... ORDERS AND LEGAL PROCESSES AFFECTING THRIFT SAVINGS PLAN ACCOUNTS Retirement Benefits Court Orders § 1653... or conflicting language used elsewhere could cause the order to be rejected. Example (1). ORDERED: is... account of as of . Note: The following optional language can be used in conjunction with any of the...
Takarangi, Melanie K T; Strange, Deryn; Lindsay, D Stephen
Research examining maladaptive responses to trauma routinely relies on spontaneous self-report to index intrusive thoughts, which assumes people accurately recognize and report their intrusive thoughts. However, "mind-wandering" research reveals people are not always meta-aware of their thought content: they often fail to notice shifts in their attention. In two experiments, we exposed subjects to trauma films, then instructed them to report intrusive thoughts during an unrelated reading task. Intermittently, we asked whether they were thinking about the trauma. As expected, subjects often spontaneously reported intrusive thoughts. However, they were also "caught" engaging in unreported trauma-oriented thoughts. The presence and frequency of intermittent probes did not influence self-caught intrusions. Both self-caught and probe-caught intrusions were related to an existing tendency toward intrusive cognition, film-related distress, and thought suppression attempts. Our data suggest people may lack meta-awareness of trauma-related thoughts, which has implications for theory, research and treatment relating to trauma-related psychopathology. PMID:24993526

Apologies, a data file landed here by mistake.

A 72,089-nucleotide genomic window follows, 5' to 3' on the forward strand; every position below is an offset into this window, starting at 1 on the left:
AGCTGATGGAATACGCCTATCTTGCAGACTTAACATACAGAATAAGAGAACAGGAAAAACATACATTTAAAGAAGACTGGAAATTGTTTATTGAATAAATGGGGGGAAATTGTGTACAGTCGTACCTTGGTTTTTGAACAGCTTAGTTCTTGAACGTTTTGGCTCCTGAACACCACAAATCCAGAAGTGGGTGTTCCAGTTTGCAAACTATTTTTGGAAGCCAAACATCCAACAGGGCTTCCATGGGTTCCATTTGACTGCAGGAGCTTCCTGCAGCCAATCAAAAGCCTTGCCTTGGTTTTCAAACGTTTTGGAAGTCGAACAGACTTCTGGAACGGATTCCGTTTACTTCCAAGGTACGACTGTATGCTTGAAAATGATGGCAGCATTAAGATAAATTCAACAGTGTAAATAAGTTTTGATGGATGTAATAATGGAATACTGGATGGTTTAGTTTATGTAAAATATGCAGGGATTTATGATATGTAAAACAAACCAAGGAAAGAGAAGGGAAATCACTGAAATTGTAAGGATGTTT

Reyes-Ortiz, Carlos; Borda, Miguel German; Arciniegas, Antonio